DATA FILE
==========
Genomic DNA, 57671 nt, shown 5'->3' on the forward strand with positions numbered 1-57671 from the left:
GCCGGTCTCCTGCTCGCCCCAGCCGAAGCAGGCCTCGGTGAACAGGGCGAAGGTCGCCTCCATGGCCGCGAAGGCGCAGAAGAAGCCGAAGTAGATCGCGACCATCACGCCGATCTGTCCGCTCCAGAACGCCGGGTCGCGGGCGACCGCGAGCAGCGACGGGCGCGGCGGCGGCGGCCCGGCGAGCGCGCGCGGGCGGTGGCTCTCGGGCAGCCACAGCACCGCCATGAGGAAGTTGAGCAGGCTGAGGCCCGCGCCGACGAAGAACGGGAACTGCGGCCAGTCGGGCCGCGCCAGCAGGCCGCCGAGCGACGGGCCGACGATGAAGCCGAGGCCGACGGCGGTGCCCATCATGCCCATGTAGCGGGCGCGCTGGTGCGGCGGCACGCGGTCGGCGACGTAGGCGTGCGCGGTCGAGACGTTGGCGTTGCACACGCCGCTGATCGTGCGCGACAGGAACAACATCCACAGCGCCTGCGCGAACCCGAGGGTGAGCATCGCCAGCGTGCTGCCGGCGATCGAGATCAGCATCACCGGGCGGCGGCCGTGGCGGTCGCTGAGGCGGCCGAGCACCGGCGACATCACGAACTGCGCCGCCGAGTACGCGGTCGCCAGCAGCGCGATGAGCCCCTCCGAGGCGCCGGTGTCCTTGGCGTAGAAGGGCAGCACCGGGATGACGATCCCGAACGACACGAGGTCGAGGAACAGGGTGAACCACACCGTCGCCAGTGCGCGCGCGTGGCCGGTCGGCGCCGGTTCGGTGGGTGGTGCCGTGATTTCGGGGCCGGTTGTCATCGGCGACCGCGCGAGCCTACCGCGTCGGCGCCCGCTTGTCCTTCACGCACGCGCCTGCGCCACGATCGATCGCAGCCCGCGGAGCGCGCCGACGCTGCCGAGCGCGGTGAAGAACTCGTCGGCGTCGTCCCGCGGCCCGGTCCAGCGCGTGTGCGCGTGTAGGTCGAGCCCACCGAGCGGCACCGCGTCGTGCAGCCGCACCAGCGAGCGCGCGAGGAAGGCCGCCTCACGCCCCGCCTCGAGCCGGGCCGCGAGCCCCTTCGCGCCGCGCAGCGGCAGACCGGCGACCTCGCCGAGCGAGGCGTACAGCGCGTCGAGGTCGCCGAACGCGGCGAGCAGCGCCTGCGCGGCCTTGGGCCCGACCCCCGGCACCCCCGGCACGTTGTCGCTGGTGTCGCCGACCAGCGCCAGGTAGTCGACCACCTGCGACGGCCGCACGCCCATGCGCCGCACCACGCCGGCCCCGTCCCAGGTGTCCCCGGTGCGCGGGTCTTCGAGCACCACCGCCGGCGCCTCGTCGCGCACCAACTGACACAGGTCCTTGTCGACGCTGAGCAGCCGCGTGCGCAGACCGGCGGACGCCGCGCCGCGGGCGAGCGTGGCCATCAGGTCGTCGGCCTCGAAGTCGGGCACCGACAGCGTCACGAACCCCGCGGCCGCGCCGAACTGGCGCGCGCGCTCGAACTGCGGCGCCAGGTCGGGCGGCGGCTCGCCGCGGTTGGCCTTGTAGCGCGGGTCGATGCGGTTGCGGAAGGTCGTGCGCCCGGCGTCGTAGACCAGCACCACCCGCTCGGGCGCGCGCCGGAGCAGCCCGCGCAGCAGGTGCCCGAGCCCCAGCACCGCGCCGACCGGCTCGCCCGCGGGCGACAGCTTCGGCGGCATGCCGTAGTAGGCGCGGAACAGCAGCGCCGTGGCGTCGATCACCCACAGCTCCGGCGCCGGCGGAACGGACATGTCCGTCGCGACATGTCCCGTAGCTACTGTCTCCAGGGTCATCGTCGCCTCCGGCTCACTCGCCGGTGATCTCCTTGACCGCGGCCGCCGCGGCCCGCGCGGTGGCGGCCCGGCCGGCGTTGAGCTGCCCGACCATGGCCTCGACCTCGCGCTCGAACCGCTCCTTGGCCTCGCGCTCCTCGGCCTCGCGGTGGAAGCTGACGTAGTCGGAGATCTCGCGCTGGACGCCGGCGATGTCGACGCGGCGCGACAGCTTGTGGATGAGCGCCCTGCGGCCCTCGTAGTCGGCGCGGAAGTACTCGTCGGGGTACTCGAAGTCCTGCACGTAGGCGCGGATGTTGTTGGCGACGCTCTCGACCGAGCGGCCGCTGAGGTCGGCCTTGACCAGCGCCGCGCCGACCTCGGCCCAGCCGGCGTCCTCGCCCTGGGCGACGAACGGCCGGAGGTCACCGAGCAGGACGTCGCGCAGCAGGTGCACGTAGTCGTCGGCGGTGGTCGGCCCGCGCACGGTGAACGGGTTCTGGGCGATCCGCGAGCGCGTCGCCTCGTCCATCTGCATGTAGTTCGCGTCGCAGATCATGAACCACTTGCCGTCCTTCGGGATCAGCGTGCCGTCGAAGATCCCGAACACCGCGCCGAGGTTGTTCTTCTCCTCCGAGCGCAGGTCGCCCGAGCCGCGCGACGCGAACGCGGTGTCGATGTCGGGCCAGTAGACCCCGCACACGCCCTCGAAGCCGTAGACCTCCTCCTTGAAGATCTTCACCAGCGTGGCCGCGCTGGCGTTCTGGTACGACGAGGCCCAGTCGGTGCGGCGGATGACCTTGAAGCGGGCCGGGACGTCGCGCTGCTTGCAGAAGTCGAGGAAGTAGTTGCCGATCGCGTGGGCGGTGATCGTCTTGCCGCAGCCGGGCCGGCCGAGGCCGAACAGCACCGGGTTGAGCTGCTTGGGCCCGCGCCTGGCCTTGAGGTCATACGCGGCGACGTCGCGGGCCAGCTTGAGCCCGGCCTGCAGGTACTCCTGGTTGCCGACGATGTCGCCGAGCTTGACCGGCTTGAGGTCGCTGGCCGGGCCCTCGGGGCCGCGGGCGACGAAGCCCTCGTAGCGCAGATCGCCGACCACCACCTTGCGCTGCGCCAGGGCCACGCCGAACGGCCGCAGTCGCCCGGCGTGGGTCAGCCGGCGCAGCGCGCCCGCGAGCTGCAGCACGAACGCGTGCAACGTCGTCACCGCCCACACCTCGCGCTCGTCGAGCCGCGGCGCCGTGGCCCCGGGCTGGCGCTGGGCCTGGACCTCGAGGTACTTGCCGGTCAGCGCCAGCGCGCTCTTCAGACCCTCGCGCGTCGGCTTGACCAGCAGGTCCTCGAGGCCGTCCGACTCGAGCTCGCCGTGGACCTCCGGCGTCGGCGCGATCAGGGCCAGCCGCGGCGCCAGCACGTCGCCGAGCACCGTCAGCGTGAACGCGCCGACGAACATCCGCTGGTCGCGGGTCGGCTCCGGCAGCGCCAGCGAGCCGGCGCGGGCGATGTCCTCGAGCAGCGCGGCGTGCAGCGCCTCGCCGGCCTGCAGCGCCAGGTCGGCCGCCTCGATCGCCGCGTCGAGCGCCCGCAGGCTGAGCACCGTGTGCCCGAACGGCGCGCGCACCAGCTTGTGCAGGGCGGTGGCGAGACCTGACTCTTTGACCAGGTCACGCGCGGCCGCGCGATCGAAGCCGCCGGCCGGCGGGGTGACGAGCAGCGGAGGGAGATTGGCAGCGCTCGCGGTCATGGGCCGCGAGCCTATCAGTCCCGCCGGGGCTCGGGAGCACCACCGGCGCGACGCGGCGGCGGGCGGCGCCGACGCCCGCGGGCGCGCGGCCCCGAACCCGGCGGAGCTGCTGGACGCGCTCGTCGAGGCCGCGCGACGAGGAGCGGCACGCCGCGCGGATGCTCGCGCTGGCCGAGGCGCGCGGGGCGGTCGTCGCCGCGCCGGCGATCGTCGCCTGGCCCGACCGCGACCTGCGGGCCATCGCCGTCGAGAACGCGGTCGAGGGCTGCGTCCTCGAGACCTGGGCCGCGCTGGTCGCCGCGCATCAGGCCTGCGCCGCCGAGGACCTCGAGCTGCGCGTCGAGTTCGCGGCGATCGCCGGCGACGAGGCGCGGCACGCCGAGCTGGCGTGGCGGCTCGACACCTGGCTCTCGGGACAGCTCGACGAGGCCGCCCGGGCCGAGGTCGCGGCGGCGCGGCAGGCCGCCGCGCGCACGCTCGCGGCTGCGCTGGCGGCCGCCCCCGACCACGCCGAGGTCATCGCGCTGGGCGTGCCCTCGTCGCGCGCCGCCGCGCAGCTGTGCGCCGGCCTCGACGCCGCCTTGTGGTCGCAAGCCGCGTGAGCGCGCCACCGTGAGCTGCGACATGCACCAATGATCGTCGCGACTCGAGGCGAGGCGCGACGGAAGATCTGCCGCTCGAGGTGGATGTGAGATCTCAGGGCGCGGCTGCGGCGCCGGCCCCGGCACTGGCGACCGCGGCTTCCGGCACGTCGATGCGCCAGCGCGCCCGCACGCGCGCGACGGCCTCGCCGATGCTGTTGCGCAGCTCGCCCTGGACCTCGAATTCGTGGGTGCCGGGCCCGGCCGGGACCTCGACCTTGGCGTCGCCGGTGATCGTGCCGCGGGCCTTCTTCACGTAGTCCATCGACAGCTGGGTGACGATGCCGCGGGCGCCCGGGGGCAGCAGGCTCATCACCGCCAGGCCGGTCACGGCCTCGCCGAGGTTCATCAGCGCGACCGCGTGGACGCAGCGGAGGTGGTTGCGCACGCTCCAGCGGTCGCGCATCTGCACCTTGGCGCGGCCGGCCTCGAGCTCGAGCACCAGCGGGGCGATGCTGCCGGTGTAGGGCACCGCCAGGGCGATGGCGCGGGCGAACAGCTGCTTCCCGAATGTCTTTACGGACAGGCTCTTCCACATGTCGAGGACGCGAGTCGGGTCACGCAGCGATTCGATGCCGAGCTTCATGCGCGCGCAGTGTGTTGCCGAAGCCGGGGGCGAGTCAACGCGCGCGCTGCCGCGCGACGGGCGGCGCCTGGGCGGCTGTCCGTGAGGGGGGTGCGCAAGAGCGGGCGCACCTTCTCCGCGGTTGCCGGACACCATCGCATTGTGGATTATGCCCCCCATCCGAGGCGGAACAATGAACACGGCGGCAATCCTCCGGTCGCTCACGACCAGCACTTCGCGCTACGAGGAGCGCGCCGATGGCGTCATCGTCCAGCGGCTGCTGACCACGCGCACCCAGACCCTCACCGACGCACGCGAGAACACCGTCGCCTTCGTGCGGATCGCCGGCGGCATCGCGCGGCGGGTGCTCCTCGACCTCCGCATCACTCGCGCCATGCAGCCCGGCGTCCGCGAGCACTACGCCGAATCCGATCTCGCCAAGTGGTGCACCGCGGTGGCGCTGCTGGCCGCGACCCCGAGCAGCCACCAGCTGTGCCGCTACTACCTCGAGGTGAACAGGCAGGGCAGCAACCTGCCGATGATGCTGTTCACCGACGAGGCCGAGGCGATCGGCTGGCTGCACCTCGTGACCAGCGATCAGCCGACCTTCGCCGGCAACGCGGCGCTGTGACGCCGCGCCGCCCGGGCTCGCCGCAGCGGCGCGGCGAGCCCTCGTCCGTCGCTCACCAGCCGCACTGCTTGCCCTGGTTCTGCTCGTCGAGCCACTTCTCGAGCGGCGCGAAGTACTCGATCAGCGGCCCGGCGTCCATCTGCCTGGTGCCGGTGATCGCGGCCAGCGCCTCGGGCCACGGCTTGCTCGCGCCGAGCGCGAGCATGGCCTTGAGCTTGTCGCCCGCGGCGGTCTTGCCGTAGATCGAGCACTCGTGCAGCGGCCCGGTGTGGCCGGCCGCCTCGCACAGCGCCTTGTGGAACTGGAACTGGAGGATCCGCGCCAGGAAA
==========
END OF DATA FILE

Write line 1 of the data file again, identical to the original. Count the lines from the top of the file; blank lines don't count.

Genomic DNA, 57671 nt, shown 5'->3' on the forward strand with positions numbered 1-57671 from the left: